"We are Ottawa guys," resident keyboardist/songwriter/arranger Pierre Chretien adds. "We're not pretending to be from Nigeria."

Fair enough. But while lost in the inspired music of Souljazz's brilliant sophomore CD, Freedom No Go Die, listeners' feet, hips and minds can be forgiven for reacting as they might to the power of vintage Fela works like Coffin for Head of State. Or for mistaking the percussion-work of Philippe Lafreniere for that of Tony Allen.

Having The Mighty Popo around to assist with the writing and performing of three tracks can't hurt. But the strength of Freedom No Go Die lies with the playing of Souljazz's core quintet. And likely owes a great deal to the band's ongoing Thursday-night residency at Babylon.

"The weekly gig's been great," says Chretien, who is entering his final year of composition studies at the University of Ottawa. "When you play every week you don't have a choice, you have to get better."
- The Ottawa Sun (Ottawa, Canada)

"Bringin' In Da Funk"

Souljazz Orchestra keeps Babylon rocking on Thursday nights
By Stephen Flood

For several years the Thursday night house band at Babylon nightclub was an extremely popular reggae outfit called Raggamuffin. Lately there's been a changing of the guard, though in some ways the song remains the same, with the extra bonus of a few new styles blended into the musical recipe.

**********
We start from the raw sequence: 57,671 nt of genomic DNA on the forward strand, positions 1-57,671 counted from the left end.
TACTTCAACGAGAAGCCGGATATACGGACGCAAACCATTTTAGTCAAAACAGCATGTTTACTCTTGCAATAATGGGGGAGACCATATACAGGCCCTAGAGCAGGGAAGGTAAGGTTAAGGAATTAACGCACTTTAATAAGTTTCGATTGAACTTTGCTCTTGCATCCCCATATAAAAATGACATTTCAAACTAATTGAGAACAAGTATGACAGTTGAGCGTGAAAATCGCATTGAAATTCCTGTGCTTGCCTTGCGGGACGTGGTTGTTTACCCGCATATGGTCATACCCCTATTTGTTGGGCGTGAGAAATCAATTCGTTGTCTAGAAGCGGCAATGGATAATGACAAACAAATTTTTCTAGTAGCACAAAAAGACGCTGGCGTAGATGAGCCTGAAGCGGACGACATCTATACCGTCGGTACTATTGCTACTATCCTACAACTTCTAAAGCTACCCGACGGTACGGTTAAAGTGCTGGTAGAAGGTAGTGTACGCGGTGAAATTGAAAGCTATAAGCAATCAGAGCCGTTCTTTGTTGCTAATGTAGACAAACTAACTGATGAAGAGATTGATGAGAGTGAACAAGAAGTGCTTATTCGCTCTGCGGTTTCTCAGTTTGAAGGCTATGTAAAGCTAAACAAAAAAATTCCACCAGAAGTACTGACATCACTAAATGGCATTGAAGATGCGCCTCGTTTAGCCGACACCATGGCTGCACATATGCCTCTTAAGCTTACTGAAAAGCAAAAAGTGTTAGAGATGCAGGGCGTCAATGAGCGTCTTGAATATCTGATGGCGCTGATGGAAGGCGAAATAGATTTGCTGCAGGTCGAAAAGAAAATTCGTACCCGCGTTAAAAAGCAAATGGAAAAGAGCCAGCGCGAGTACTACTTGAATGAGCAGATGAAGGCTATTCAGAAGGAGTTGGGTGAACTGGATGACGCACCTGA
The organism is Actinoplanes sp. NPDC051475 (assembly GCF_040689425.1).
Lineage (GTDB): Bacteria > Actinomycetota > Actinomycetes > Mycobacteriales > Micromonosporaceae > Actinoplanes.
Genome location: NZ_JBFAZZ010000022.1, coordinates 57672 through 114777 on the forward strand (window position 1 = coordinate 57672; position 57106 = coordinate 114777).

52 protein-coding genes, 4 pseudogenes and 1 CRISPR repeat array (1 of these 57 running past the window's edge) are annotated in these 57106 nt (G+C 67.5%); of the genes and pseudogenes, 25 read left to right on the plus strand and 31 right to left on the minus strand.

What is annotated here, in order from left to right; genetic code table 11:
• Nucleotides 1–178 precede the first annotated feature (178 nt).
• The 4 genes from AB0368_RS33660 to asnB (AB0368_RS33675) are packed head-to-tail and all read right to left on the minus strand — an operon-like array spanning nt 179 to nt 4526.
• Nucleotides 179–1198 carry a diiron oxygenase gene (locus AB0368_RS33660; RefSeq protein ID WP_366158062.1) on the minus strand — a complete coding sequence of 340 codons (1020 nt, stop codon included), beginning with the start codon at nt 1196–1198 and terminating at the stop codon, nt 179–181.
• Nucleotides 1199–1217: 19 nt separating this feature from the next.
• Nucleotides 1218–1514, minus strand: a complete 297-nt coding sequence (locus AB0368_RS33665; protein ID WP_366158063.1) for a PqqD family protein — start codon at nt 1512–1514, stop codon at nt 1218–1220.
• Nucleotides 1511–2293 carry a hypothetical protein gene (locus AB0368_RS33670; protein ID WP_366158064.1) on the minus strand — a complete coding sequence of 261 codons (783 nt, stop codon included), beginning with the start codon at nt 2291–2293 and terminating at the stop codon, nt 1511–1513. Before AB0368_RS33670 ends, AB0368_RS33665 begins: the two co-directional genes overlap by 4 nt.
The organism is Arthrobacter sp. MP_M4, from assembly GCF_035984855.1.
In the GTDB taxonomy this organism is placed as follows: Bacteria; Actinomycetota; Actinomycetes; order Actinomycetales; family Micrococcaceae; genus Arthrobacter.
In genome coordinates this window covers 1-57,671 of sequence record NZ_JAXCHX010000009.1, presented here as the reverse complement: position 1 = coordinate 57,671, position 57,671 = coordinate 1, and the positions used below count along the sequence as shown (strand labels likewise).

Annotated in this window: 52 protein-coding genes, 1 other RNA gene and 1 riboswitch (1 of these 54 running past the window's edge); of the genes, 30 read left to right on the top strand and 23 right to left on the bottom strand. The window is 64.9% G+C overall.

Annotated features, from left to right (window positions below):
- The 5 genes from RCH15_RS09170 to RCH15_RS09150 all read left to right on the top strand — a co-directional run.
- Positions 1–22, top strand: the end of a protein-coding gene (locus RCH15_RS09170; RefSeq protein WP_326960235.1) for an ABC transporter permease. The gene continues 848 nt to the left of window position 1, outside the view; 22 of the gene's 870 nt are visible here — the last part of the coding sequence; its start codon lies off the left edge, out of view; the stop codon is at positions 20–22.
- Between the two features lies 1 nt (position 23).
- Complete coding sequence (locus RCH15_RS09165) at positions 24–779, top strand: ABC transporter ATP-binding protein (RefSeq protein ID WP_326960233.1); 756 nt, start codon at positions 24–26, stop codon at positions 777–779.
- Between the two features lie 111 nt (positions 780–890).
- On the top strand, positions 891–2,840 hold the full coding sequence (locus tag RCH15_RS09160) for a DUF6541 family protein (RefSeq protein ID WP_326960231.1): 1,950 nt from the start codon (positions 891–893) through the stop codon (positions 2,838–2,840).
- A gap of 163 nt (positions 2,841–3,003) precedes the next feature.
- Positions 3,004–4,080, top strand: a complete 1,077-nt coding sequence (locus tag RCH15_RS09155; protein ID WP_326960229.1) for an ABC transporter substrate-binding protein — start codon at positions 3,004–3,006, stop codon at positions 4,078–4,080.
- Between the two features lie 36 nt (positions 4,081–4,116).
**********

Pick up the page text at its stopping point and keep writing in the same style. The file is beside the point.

"Ray (Murray), one of our two saxophone players is [part] Jamaican, and has played in some reggae and dub bands before," says Pierre Chrétien, keyboardist and spokesperson for the five-piece Souljazz Orchestra, the current musical overlords of the Thursday night Babylon dance floor. "And I'm a huge fan of Augustus Pablo, and have incorporated his melodica sound into the array of keyboards I play."

What other ingredients does the quintet bring to a boil in their weekly residency? First up is the tightly coiled funk of James Brown, Parliament and Funkadelic.

"Funk is definitely one of the biggest parts of the Souljazz Orchestra formula," muses Chrétien. "Everybody in the band is basically a vinyl junkie, and we're always searching for new sounds, new directions. And especially in collecting old jazz records it became apparent that almost all the biggest names in jazz turned their attention at some point in the '70s towards funk, so it seemed totally infectious."